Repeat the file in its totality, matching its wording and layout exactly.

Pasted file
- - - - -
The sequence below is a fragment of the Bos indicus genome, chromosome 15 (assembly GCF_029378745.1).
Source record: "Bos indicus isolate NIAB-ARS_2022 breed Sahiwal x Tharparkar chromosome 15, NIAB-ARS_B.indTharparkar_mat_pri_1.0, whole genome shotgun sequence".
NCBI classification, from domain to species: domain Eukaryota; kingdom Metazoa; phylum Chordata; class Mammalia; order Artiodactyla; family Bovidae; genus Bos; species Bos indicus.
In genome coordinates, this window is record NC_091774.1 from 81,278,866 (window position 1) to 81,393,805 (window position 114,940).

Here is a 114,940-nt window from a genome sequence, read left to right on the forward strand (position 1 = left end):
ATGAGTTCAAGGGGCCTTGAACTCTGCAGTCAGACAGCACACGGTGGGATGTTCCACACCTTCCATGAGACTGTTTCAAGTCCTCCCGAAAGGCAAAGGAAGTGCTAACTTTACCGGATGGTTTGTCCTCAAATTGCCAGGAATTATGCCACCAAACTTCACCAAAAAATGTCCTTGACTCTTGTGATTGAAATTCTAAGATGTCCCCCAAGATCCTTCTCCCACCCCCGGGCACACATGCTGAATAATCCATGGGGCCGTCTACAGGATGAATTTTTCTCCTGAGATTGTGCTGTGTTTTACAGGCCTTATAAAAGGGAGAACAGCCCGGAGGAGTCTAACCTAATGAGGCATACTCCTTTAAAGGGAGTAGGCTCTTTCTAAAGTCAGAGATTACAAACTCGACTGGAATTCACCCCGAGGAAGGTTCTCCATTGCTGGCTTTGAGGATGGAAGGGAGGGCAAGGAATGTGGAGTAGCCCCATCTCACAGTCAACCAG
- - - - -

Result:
The sequence below is a fragment of the Bos indicus genome, chromosome 15 (assembly GCF_029378745.1).
Source record: "Bos indicus isolate NIAB-ARS_2022 breed Sahiwal x Tharparkar chromosome 15, NIAB-ARS_B.indTharparkar_mat_pri_1.0, whole genome shotgun sequence".
NCBI classification, from domain to species: domain Eukaryota; kingdom Metazoa; phylum Chordata; class Mammalia; order Artiodactyla; family Bovidae; genus Bos; species Bos indicus.
In genome coordinates, this window is record NC_091774.1 from 81,278,866 (window position 1) to 81,393,805 (window position 114,940).

Here is a 114,940-nt window from a genome sequence, read left to right on the forward strand (position 1 = left end):
ATGAGTTCAAGGGGCCTTGAACTCTGCAGTCAGACAGCACACGGTGGGATGTTCCACACCTTCCATGAGACTGTTTCAAGTCCTCCCGAAAGGCAAAGGAAGTGCTAACTTTACCGGATGGTTTGTCCTCAAATTGCCAGGAATTATGCCACCAAACTTCACCAAAAAATGTCCTTGACTCTTGTGATTGAAATTCTAAGATGTCCCCCAAGATCCTTCTCCCACCCCCGGGCACACATGCTGAATAATCCATGGGGCCGTCTACAGGATGAATTTTTCTCCTGAGATTGTGCTGTGTTTTACAGGCCTTATAAAAGGGAGAACAGCCCGGAGGAGTCTAACCTAATGAGGCATACTCCTTTAAAGGGAGTAGGCTCTTTCTAAAGTCAGAGATTACAAACTCGACTGGAATTCACCCCGAGGAAGGTTCTCCATTGCTGGCTTTGAGGATGGAAGGGAGGGCAAGGAATGTGGAGTAGCCCCATCTCACAGTCAACCAG